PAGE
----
Starsky hurried to Hutch's side, retrieved the letter, and scanned the content.  Inexplicably, he was looking at a reprinted 8 x 10 image of the wrong end of an M16 - the type of rifle he had personally used daily in Viet Nam.  The message at the top of the page was clear despite the sloppy, oversized handwritten scrawl  - Bang!  You're dead, Hutchinson!  Bye-bye!

"What the hell?" Starsky mumbled, reading the message again.  

Starsky resisted the urge to crumple the paper in his hand and hurl it to the far corner of the room, no matter how good that might feel.  Professionalism wouldn't allow him to do that.  Starsky knew he was holding concrete evidence of a potentially serious threat against Hutch.  The vague sense of dread that had been building in his gut all weekend had, at last, blossomed into a full-sized reality.  Someone had threatened to hurt his partner or worse.  For a moment, Starsky felt sick.  

Starsky met Hutch's anxious gaze, each understanding they could not simply discount what had happened.  While Starsky could see the message was upsetting to Hutch, his own anger was especially palpable.

"Alright, who do we know who would do something like this?" Starsky asked.  "Any ideas, Hutch?"

Hutch was already shaking his head before Starsky had finished talking.  "I don't know, Starsk," he sighed, rubbing his forehead in frustration.  "I guess we have a file cabinet full of possibilities back in the squad room.  In reality, we both know it could be almost anyone."

Upsetting the clientele was a baked-in risk for any detective.  Regardless of the circumstances, Starsky knew their Captain would not simply overlook this kind of threat.  At a minimum, they had to report it.  

"I'll gather some groceries while you go pack a bag," Starsky ordered.  "I'm not leavin' you here alone with no wheels, and some nut case sending stuff like this through the mail.  You're stayin' with me 'til we can figure this out."




Monday morning dawned clear and bright despite the cloud cover that had threatened to turn the weather stormy all weekend.  Although the rest of the weekend had passed without additional untoward incidents, Starsky was anxious about what feared was an evolving pattern.  By the time he and Hutch were back at work, Starsky had formulated a loose theory.  

The association between the stray button, a tattered piece of the American flag, and the picture of the M-16 was obvious to Starsky.  Someone was pissed at the military - or at least that's the conclusion anyone could easily draw.  What bothered him the most was how the button had gotten inside his apartment, and what did Hutch have to do with it?  Hutch had never served in the Armed Forces.  Therein was the missing link.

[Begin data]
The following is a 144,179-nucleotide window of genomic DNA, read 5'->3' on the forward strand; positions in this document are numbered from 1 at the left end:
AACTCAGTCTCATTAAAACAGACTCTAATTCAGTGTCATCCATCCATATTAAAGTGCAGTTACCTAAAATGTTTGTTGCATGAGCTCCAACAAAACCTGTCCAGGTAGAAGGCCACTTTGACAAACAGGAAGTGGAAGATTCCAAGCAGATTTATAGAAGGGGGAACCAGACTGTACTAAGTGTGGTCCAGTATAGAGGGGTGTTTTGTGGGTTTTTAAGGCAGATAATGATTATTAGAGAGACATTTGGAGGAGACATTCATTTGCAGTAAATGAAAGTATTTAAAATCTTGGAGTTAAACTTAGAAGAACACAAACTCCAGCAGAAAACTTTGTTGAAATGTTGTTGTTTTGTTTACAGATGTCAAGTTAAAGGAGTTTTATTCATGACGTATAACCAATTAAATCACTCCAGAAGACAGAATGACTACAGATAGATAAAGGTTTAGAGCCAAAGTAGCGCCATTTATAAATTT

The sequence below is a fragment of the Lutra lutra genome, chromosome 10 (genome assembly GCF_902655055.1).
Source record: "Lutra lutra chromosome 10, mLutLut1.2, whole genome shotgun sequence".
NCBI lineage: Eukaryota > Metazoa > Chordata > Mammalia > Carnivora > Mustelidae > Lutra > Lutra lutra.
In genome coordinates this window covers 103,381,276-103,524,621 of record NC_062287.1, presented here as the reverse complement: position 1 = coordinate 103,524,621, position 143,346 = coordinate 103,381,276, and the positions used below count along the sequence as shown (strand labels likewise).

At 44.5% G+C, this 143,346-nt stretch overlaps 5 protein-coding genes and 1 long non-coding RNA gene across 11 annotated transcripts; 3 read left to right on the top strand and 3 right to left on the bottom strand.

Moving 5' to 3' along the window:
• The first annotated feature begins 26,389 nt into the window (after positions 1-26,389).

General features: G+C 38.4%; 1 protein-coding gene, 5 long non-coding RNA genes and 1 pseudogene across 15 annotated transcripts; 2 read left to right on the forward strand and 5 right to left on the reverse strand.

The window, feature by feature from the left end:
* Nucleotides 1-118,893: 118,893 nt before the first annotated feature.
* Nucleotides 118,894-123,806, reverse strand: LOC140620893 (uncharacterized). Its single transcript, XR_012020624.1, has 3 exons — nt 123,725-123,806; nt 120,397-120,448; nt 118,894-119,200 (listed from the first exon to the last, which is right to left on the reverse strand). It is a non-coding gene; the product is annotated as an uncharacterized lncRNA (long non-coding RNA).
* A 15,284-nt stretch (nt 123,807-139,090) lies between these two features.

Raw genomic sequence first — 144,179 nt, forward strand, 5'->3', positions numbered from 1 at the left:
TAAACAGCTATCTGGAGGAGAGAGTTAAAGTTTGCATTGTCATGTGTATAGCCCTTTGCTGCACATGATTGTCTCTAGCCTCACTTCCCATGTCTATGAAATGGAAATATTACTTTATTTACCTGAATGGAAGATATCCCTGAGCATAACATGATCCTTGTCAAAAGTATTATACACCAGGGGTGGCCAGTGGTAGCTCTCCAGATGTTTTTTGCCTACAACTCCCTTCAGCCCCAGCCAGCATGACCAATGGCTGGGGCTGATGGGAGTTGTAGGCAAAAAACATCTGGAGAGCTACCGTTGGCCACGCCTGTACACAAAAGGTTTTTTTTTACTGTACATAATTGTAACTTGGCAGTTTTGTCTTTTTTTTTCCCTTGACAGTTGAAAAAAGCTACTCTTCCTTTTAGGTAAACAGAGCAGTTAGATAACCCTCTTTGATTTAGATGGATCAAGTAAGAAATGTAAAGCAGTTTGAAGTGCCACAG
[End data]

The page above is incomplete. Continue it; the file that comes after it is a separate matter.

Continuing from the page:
Dobey was quiet as he considered what Starsky had recounted for him about the pattern of mishaps between Friday and Monday.  Although no one could yet assume there was a direct connection to Hutch's accident, it was impossible to know for sure, and unwise to totally discount it.  Just in case, Dobey had ordered a profile on each of the people involved in Friday's accident.  So far, both individuals had clean and otherwise unimpressive records.  

Starsky had laid awake much of the night before tossing several possibilities around in his mind.  Dobey, too, looked concerned while Hutch appeared to be taking more of the situation in stride.  While Hutch understood why Starsky was so concerned, he didn't feel the same level of worry.  There were too many disjointed gaps.  

"I don't like it," Dobey concluded, thrusting both hands deep into his pockets.  "I have half a mind to put you both on leave until we know more, but I can't spare either of you on such a small amount of evidence."

About the last thing Starsky or Hutch wanted was to be put on administrative leave without a significant and justifiable cause.  Despite what they were discussing, Hutch's train of thought had drifted to what he saw as the more immediate problem of replacing his car.  That alone was ahead of the other issues for Hutch, and far more at the forefront of his mind.  

"Hutchinson?" Dobey repeated suddenly.  

Hutch's thoughts snapped back to Dobey's office as the Captain called his name a bit louder.

Oh damn, what did I miss now? Hutch wondered.

Instead of deflecting, Hutch decided to play things honestly. 

"I'm sorry, Captain.  I'm afraid I zoned out there for a minute.  What were you saying?"

Hutch turned earnest blue eyes toward his boss and waited for a scolding.  If he was going to be at work, he needed to think about his job and not his personal life.